In contrast, I have met candidates who were able to connect what they picked up working in a staff position in the ministry with how they can add value to the school. These candidates also highlight how they can work with the management team when they join. Or candidates who worked in other roles who can connect the skills they pick up for the teaching role they apply for. Clearly these candidates know how to present their career experiences to make them attractive candidates for consideration.


Job hunting can be stressful but you can use the stress to your advantage. Getting through the door for an interview opportunity is great. Don’t squander it away. Position yourself favourably during the interview so that you can stand a higher chance of being recruited. Don’t assume you are the only candidate or that you are close to getting recruited.

In my next post, I will share three tips on what you should do during an interview, so that your chances of getting hired will increase.

Do you have any other tips on what to avoid for an interview? if you have conducted interviews before, what are some of the mistakes candidates make that cost them their chances?

5 thoughts on “Three Tips Candidates Should Remember In A Job Interview – Part 1

  1. Interesting thoughts, though I have to say that it seems to apply to a specific caliber of job. You mentioned the sort of know it all arrogance that can destroy an interviewees chances. However, it’s equally bold to view them as if they need the job.
    Yes, some applicants are shopping. They blizzard the job boards with their copy and paste applications. They are the ones that need a job, any job. They will accept a poorly fitting job because they have bills to pay now. They are easy to spot as the ones that barely knew what they applied for.
    Also, it is really a privilege to be able to post a job people find desirable. I’ve had the distinct misfortune of posting a job only to have wasted money on the ad and two weeks waiting on the phone to ring. It would be easy to assume that applying for anything is a struggle to stand out among a stack of applicants, but that is not always the case. It doesn’t matter what an applicant says at that rate, the interview is little more than formality and double check that they have a pulse.
    The kind of higher functioning, career focused applicants you’d like to see probably don’t need the job; they desire it. That is a very different interview and the kind that your advice speaks to. I just feel it applies to certain professional positions, but job interviews on the whole are likely to be more toward meeting a dire need, either the applicant or the company.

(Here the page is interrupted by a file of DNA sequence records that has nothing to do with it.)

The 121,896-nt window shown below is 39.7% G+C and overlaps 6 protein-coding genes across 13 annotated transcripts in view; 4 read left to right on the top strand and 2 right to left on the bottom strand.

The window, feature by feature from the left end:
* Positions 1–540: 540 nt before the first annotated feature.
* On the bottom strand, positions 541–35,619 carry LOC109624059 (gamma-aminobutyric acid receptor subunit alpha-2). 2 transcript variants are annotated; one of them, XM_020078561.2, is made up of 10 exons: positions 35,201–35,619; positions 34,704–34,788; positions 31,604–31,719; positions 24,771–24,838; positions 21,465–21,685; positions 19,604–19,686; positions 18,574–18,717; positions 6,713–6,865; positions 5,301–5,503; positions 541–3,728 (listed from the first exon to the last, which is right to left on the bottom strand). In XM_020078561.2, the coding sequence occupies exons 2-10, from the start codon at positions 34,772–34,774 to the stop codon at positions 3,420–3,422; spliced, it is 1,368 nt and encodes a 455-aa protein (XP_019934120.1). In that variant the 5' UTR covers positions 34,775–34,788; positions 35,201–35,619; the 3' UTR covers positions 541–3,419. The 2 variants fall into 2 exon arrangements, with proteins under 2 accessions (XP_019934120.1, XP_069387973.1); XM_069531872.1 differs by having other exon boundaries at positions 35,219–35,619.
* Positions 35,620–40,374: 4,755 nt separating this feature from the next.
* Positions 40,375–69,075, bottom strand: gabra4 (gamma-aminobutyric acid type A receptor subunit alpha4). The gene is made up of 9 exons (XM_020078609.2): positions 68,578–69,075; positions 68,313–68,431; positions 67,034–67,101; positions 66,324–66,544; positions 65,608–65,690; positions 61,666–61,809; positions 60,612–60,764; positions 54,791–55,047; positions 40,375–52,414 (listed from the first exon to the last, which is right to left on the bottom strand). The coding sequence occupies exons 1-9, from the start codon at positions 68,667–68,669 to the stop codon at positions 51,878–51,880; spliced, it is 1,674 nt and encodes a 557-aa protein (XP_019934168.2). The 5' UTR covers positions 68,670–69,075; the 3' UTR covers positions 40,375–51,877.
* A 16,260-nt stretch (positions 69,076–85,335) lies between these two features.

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  2. Thanks Goose for your thought provoking comments. Your response made me realise that there are some jobs where the availability of applicants may not be there. Or, that there isn’t really a need to go all out to impress if the employer is in a great need to fill. My mother had the fortune to get jobs whenever she wants, and these jobs happen to be those that not many are interested in. So I understand what you mean.
    I wrote from having interviewed across a whole range of positions, from the executive to the managerial. So yes, my suggestions are positioned for those who have post-secondary qualifications minimally, and that’s where I write from. My view though is that employers would want the best for their companies, regardless of positions. And some attributes remain timeless, which I did not touch on here.
    But I am intrigued and humbled by your response. You made me reflect and wonder if my experience can be replicated. And while I would like to answer yes to that question, I also realise that it may not be that neat and straightforward a response and solution. Your comment also made me think of possible new material for writing another post on job hunting. Thanks so much for that!

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  3. Thank you for your opinion. I agree there is a range of jobs, and not all will require high functioning career focused applicants. So these tips may not apply to all. I am sharing from experience, and I think my desire is to see candidates with aspirations at the very least. I thank you once again for your insights. You help expose one blindspot in my thinking.